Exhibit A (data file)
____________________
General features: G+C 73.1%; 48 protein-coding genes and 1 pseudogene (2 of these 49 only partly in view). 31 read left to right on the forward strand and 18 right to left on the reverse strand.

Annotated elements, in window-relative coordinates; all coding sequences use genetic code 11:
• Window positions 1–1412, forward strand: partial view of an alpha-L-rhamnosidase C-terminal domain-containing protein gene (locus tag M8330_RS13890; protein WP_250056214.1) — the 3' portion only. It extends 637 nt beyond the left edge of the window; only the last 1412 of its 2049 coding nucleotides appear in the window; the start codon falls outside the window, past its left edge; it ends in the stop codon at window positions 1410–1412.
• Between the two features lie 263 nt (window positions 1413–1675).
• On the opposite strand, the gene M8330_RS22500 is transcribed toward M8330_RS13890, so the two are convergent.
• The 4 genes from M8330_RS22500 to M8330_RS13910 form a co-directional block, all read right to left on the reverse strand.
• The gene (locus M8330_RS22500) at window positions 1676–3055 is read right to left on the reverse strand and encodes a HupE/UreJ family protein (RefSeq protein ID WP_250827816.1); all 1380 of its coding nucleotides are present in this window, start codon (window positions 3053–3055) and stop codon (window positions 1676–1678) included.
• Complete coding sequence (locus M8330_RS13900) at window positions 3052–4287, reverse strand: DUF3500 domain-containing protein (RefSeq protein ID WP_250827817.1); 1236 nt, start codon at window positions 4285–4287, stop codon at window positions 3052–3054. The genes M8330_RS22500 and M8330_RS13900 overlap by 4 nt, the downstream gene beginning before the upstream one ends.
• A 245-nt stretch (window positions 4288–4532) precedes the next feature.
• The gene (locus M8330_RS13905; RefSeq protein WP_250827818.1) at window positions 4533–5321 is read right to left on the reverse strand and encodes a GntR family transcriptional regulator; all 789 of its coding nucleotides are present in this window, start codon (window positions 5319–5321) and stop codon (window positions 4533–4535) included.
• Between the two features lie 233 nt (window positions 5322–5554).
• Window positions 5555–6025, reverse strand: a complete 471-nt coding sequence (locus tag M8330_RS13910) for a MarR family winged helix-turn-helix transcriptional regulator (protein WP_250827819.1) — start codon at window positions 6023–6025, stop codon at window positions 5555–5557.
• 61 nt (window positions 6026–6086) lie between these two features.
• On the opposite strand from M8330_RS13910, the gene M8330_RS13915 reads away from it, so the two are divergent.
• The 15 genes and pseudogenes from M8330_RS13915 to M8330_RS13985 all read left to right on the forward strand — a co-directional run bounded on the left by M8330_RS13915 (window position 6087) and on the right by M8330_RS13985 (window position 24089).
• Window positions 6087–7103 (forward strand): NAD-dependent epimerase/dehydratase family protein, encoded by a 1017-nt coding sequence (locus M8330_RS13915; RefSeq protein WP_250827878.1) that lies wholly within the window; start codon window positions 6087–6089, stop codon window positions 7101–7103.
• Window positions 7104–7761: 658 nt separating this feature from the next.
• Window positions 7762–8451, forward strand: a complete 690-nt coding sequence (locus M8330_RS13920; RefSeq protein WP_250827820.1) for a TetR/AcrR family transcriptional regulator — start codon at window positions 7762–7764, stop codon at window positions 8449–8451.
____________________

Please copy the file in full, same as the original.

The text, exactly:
General features: G+C 73.1%; 48 protein-coding genes and 1 pseudogene (2 of these 49 only partly in view). 31 read left to right on the forward strand and 18 right to left on the reverse strand.

Annotated elements, in window-relative coordinates; all coding sequences use genetic code 11:
• Window positions 1–1412, forward strand: partial view of an alpha-L-rhamnosidase C-terminal domain-containing protein gene (locus tag M8330_RS13890; protein WP_250056214.1) — the 3' portion only. It extends 637 nt beyond the left edge of the window; only the last 1412 of its 2049 coding nucleotides appear in the window; the start codon falls outside the window, past its left edge; it ends in the stop codon at window positions 1410–1412.
• Between the two features lie 263 nt (window positions 1413–1675).
• On the opposite strand, the gene M8330_RS22500 is transcribed toward M8330_RS13890, so the two are convergent.
• The 4 genes from M8330_RS22500 to M8330_RS13910 form a co-directional block, all read right to left on the reverse strand.
• The gene (locus M8330_RS22500) at window positions 1676–3055 is read right to left on the reverse strand and encodes a HupE/UreJ family protein (RefSeq protein ID WP_250827816.1); all 1380 of its coding nucleotides are present in this window, start codon (window positions 3053–3055) and stop codon (window positions 1676–1678) included.
• Complete coding sequence (locus M8330_RS13900) at window positions 3052–4287, reverse strand: DUF3500 domain-containing protein (RefSeq protein ID WP_250827817.1); 1236 nt, start codon at window positions 4285–4287, stop codon at window positions 3052–3054. The genes M8330_RS22500 and M8330_RS13900 overlap by 4 nt, the downstream gene beginning before the upstream one ends.
• A 245-nt stretch (window positions 4288–4532) precedes the next feature.
• The gene (locus M8330_RS13905; RefSeq protein WP_250827818.1) at window positions 4533–5321 is read right to left on the reverse strand and encodes a GntR family transcriptional regulator; all 789 of its coding nucleotides are present in this window, start codon (window positions 5319–5321) and stop codon (window positions 4533–4535) included.
• Between the two features lie 233 nt (window positions 5322–5554).
• Window positions 5555–6025, reverse strand: a complete 471-nt coding sequence (locus tag M8330_RS13910) for a MarR family winged helix-turn-helix transcriptional regulator (protein WP_250827819.1) — start codon at window positions 6023–6025, stop codon at window positions 5555–5557.
• 61 nt (window positions 6026–6086) lie between these two features.
• On the opposite strand from M8330_RS13910, the gene M8330_RS13915 reads away from it, so the two are divergent.
• The 15 genes and pseudogenes from M8330_RS13915 to M8330_RS13985 all read left to right on the forward strand — a co-directional run bounded on the left by M8330_RS13915 (window position 6087) and on the right by M8330_RS13985 (window position 24089).
• Window positions 6087–7103 (forward strand): NAD-dependent epimerase/dehydratase family protein, encoded by a 1017-nt coding sequence (locus M8330_RS13915; RefSeq protein WP_250827878.1) that lies wholly within the window; start codon window positions 6087–6089, stop codon window positions 7101–7103.
• Window positions 7104–7761: 658 nt separating this feature from the next.
• Window positions 7762–8451, forward strand: a complete 690-nt coding sequence (locus M8330_RS13920; RefSeq protein WP_250827820.1) for a TetR/AcrR family transcriptional regulator — start codon at window positions 7762–7764, stop codon at window positions 8449–8451.